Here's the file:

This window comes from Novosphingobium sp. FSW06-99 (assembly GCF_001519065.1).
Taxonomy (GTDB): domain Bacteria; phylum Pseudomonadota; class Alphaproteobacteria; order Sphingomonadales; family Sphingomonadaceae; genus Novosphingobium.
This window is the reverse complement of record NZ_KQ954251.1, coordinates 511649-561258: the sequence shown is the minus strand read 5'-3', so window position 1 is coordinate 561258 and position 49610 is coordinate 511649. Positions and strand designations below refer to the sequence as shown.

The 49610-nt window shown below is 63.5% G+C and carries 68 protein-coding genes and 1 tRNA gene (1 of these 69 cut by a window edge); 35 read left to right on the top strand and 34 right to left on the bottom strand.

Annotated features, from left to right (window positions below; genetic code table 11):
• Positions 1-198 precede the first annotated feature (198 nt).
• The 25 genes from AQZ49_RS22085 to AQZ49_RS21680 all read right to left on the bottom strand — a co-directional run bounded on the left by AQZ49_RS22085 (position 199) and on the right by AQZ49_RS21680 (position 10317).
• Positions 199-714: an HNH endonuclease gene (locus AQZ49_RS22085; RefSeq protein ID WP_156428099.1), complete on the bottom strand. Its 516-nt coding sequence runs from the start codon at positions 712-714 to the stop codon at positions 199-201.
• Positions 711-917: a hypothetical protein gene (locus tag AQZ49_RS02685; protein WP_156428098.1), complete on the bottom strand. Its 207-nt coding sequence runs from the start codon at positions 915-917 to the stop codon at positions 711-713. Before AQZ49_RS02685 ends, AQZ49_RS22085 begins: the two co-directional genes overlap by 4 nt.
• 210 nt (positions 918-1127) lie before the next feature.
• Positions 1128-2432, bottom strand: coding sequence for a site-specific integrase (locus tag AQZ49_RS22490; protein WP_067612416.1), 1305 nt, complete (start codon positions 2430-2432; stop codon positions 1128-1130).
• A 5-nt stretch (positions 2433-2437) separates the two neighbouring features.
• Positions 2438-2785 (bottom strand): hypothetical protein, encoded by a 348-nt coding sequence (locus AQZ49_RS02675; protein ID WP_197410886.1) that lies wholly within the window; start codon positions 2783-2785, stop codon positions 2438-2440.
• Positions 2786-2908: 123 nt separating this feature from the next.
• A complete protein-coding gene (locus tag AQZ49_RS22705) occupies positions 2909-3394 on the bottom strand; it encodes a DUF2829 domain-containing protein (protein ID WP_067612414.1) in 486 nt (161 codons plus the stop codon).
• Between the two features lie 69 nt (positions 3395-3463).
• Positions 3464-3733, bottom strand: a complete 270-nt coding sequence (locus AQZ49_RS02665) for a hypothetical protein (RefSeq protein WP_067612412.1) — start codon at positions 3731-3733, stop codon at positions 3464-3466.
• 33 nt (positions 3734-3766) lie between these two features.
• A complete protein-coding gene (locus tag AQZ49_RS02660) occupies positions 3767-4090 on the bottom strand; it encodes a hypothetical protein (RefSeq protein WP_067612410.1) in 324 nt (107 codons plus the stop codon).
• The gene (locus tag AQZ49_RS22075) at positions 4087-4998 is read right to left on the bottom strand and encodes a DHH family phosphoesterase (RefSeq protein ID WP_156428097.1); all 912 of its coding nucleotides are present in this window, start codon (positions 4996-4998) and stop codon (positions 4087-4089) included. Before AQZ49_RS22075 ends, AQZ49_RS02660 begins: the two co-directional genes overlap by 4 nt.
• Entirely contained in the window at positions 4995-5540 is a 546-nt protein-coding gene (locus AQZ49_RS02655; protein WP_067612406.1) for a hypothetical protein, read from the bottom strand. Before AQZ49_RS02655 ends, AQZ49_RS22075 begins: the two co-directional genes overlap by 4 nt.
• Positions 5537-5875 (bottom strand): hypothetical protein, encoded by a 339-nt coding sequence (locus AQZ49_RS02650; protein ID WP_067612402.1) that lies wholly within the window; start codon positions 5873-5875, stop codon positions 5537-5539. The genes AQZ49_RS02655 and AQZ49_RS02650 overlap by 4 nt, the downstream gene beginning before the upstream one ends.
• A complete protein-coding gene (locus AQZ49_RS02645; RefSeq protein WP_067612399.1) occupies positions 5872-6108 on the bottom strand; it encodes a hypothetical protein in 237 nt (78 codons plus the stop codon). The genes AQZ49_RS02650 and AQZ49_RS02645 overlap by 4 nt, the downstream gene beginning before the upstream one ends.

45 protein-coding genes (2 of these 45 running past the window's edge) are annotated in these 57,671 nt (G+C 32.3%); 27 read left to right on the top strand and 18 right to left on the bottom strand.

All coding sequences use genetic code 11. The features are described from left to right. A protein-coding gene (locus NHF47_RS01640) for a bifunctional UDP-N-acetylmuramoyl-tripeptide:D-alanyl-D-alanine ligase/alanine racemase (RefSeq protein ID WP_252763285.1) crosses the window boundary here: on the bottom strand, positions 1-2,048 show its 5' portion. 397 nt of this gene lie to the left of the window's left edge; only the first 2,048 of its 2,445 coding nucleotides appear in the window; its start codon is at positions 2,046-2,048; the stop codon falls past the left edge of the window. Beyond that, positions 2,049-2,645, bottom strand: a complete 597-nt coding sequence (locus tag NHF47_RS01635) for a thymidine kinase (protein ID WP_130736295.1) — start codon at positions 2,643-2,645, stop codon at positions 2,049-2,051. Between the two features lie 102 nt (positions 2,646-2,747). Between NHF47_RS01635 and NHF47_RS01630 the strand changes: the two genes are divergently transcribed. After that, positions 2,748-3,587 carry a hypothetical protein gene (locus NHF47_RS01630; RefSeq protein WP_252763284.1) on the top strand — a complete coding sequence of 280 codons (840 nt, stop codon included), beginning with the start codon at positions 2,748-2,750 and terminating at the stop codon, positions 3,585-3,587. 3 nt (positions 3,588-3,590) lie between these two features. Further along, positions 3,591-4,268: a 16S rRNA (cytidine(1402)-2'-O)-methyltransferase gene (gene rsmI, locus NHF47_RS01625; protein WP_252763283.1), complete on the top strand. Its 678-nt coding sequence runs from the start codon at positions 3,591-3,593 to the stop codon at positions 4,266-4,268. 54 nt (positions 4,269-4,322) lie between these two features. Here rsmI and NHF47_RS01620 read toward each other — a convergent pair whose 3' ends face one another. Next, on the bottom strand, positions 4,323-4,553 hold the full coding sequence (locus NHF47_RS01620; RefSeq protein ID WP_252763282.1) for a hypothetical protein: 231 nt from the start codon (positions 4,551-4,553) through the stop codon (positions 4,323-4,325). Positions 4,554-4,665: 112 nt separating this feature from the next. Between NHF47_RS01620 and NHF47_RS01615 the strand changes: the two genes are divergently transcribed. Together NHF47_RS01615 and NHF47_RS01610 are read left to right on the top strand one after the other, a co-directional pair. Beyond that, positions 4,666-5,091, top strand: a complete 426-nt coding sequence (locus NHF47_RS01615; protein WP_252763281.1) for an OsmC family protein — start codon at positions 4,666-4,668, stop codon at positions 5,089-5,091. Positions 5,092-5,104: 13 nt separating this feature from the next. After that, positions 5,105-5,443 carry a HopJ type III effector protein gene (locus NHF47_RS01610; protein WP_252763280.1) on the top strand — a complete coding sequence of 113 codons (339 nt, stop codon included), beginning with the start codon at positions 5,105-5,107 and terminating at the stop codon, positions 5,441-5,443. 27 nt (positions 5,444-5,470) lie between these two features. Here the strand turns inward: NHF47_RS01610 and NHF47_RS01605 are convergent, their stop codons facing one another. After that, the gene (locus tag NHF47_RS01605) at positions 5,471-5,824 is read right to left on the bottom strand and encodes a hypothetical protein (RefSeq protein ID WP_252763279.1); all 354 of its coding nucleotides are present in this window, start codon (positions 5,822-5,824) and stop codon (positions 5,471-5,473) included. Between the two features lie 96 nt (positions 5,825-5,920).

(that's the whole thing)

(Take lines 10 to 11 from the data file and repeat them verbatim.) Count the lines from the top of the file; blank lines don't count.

• 210 nt (positions 918-1127) lie before the next feature.
• Positions 1128-2432, bottom strand: coding sequence for a site-specific integrase (locus tag AQZ49_RS22490; protein WP_067612416.1), 1305 nt, complete (start codon positions 2430-2432; stop codon positions 1128-1130).